The Source of our Strength

The worst thing a preacher can do is believe what is said in the receiving line.  I’m sure I’m not the first person to say this, but I know it to be true, especially, I suspect, in The Episcopal Church.  Human beings tend to be conflict averse.  Most of us don’t like confrontation, so when we’re forced to shake hands with our preacher on the way to coffee hour, we follow grandmother’s advice, “If you don’t have anything nice to say, don’t say anything at all.”  Clergy, typically, only hear that their sermon was “nice” or that the service was “beautiful” and rarely, if ever, get called out on the crummy, slapped together, mess of a sermon they just preached.

If we only listen to and believe the words that come in the receiving line, we’re doomed to failure because the temptation is to forget where the praise should actually be directed.  I’m thankful each Sunday that I have to stand and shake hands for the final paragraph of the preamble to the Examination in the Prayer Book liturgy for The Ordination of a Priest, “In all that you do, you are to nourish Christ’s people from the riches of his grace, and strengthen them to glorify God in this life and in the life to come.”  In other words, it ins’t about me.  It’s never about me.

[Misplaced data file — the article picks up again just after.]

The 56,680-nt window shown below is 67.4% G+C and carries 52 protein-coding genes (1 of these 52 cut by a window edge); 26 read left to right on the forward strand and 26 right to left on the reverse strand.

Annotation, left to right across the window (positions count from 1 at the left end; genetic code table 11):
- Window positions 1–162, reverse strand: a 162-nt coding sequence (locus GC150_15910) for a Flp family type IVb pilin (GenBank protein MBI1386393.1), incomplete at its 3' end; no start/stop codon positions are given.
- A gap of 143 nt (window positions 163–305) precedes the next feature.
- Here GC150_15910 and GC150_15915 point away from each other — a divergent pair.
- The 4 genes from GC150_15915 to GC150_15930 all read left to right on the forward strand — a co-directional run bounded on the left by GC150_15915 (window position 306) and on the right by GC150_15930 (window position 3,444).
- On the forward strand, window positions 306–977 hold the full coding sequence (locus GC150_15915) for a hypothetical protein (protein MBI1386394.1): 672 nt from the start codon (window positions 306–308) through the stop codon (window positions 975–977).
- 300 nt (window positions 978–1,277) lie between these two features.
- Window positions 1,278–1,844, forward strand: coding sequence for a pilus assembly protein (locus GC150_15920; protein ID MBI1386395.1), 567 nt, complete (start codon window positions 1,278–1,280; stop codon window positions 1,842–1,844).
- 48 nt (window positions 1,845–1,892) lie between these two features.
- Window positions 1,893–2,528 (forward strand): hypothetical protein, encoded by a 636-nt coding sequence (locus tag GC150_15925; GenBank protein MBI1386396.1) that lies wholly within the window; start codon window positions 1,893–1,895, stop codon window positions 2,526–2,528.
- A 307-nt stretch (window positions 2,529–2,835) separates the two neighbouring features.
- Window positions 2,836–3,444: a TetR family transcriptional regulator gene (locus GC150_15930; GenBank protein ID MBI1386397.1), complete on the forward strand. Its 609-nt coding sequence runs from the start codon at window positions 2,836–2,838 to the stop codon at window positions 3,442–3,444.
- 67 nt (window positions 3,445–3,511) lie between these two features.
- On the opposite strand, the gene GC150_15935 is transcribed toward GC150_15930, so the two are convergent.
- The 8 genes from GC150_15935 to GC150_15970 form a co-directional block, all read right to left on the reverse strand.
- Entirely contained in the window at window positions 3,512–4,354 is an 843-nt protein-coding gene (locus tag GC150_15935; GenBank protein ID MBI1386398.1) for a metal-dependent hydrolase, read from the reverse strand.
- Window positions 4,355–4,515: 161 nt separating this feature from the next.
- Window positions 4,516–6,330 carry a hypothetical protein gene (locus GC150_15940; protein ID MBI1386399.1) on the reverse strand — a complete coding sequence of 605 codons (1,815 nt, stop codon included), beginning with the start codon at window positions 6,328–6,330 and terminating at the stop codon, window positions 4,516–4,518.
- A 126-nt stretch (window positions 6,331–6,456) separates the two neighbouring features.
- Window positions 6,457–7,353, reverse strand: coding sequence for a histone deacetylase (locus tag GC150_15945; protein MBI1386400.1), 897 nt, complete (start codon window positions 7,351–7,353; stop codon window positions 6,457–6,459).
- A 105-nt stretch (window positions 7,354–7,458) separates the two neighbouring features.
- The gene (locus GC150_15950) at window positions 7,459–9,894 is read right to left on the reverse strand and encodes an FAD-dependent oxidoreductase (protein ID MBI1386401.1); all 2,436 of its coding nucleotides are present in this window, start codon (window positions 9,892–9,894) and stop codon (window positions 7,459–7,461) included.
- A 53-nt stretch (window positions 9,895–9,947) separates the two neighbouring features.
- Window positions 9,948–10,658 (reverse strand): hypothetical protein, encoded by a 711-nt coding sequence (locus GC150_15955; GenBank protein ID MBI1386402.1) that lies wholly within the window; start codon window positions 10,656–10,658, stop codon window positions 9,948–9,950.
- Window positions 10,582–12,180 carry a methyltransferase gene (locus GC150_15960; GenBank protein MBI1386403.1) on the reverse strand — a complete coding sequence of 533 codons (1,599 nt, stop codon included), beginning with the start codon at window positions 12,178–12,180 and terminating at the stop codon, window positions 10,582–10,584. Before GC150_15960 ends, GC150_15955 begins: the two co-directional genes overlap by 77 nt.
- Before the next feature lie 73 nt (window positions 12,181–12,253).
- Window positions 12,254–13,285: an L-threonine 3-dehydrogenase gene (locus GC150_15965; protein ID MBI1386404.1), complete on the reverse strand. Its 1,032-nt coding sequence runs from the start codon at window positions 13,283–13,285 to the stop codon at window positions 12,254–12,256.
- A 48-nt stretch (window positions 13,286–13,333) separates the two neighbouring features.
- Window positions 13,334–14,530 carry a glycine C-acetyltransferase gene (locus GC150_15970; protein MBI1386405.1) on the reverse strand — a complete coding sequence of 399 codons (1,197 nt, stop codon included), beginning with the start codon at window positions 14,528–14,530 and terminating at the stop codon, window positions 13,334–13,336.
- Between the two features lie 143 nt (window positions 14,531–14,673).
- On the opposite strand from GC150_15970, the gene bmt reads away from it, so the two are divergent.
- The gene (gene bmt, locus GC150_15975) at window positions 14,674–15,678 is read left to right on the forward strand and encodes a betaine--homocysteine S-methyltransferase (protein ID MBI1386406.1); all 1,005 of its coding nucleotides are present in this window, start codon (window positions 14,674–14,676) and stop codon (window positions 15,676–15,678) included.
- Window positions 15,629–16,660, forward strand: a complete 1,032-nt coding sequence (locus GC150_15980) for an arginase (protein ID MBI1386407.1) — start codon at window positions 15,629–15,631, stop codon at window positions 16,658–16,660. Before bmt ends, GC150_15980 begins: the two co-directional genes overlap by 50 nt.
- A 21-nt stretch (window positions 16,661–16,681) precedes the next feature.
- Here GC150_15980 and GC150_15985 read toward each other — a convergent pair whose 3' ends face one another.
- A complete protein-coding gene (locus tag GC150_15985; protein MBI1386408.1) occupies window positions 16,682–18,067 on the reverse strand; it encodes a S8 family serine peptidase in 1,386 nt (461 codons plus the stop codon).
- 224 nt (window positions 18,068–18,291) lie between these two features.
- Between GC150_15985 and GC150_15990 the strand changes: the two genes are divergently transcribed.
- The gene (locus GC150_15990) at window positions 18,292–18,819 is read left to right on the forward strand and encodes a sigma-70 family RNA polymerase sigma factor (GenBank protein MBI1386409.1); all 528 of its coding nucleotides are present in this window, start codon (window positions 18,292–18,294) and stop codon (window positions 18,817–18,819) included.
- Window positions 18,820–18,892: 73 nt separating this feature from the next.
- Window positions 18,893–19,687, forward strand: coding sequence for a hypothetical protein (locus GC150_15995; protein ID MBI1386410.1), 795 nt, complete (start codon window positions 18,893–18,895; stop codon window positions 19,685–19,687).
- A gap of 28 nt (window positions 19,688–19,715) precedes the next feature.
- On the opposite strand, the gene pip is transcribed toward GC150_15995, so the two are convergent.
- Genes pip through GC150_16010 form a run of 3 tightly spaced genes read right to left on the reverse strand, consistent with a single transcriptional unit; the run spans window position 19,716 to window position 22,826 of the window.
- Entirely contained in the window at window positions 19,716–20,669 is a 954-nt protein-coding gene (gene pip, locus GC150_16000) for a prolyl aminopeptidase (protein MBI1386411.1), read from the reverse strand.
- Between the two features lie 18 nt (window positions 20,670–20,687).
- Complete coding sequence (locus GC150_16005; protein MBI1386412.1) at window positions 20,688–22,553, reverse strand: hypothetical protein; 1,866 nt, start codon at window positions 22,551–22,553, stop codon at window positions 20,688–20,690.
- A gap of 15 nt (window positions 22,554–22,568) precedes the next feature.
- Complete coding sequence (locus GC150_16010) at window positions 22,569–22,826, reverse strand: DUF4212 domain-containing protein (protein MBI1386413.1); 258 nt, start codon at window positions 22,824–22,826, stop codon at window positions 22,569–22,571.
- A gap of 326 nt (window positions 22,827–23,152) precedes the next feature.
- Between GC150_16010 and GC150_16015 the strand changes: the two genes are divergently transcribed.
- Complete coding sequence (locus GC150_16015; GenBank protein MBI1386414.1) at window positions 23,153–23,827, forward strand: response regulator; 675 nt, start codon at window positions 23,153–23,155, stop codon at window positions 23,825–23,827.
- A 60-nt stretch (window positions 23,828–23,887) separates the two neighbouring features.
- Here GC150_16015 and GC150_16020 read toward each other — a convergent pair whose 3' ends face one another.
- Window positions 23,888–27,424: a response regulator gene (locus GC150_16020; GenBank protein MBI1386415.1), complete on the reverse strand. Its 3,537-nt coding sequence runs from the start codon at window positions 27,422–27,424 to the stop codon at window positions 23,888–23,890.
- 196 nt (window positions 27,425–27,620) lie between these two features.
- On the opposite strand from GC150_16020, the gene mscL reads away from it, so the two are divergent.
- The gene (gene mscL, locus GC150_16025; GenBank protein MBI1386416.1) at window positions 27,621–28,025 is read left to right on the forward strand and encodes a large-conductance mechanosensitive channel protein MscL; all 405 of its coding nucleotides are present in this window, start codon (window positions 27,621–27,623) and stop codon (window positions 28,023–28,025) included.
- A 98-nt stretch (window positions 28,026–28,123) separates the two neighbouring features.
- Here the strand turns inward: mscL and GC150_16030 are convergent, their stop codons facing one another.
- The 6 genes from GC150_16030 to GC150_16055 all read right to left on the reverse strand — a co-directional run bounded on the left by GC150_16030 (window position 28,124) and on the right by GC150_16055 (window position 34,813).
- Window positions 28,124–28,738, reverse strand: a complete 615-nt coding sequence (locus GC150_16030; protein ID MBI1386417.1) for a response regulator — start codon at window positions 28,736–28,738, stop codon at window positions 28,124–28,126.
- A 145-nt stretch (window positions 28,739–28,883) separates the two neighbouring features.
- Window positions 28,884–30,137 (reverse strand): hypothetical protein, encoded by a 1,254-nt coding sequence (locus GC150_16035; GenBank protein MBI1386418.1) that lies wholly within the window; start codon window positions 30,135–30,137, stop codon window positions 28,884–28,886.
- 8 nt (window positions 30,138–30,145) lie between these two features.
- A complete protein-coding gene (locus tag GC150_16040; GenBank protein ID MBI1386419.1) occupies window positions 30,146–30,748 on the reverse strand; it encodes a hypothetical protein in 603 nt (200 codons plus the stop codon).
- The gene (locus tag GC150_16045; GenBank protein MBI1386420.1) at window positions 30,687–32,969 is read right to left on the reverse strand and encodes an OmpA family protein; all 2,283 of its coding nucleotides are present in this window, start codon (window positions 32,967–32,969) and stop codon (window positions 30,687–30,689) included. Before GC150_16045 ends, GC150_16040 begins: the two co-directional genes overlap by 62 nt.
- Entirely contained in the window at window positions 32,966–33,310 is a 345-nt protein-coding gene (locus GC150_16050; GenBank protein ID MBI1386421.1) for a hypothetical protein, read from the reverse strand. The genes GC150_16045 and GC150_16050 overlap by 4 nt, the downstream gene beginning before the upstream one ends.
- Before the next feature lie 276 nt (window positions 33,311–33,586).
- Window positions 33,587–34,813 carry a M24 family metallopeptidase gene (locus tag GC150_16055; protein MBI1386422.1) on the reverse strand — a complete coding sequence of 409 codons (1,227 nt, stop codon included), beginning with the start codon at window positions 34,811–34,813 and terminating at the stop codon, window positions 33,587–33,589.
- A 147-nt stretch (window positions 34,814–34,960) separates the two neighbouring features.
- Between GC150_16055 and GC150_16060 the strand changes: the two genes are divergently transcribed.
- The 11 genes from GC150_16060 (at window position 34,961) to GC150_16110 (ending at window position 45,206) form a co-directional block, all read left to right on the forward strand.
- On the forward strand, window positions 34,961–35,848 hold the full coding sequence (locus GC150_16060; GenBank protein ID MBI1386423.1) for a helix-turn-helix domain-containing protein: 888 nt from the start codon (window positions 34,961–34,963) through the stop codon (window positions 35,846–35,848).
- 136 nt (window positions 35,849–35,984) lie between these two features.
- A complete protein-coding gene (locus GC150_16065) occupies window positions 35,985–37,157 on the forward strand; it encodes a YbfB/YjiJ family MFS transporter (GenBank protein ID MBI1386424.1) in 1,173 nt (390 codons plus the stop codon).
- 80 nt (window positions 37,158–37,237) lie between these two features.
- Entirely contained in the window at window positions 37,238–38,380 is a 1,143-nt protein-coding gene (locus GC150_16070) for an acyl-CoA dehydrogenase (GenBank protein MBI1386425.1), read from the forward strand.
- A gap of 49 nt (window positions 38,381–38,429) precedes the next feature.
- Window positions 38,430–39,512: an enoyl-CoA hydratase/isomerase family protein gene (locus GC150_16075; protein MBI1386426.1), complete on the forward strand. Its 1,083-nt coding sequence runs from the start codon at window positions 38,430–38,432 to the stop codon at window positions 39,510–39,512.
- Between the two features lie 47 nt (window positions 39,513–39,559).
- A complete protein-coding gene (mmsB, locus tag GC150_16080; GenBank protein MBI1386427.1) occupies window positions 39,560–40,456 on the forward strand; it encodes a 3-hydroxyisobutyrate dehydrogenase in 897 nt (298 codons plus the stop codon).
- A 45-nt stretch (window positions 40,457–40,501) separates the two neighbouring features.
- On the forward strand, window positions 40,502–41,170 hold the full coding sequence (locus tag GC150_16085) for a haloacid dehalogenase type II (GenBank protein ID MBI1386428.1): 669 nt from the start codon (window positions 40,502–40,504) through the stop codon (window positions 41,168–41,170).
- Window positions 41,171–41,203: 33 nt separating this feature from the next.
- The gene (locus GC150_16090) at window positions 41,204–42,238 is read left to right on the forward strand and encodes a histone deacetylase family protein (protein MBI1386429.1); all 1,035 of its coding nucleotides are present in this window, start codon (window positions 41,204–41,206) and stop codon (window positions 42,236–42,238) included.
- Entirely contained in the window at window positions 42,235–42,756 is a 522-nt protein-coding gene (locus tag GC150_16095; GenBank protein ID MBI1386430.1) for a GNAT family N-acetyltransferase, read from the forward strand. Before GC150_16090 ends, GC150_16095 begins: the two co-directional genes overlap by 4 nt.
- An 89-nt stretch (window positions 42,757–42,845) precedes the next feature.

The Third Sunday of Advent in Year B is an “It’s not about me” Sunday.  The lesson from the Prophet Isaiah makes it clear that the source of his strength isn’t from within himself, but rather “The Spirit of the Lord is upon [him].”  Mary’s Song, the Magnificat, is a song about how God is going save the world through her. The lesson from 1 Thessalonians wraps up with a promise that the God who calls us to holiness is faithful and will help us.  Finally, the short narrative about John the Baptist that we hear from John’s Gospel is all about John pointing the people to someone else.

“It’s not me, y’all. Someone else is coming.”

Even the Collect for Advent 3 is couched in language that reminds us that the source of our strength, our hope, and our redemption is a God who can do infinitely more than we can ask or imagine.

Stir up your power, O Lord, and with great might come among us; and, because we are sorely hindered by our sins, let your bountiful grace and mercy speedily help and deliver us; through Jesus Christ our Lord, to whom, with you and the Holy Spirit, be honor and glory, now and for ever. Amen.


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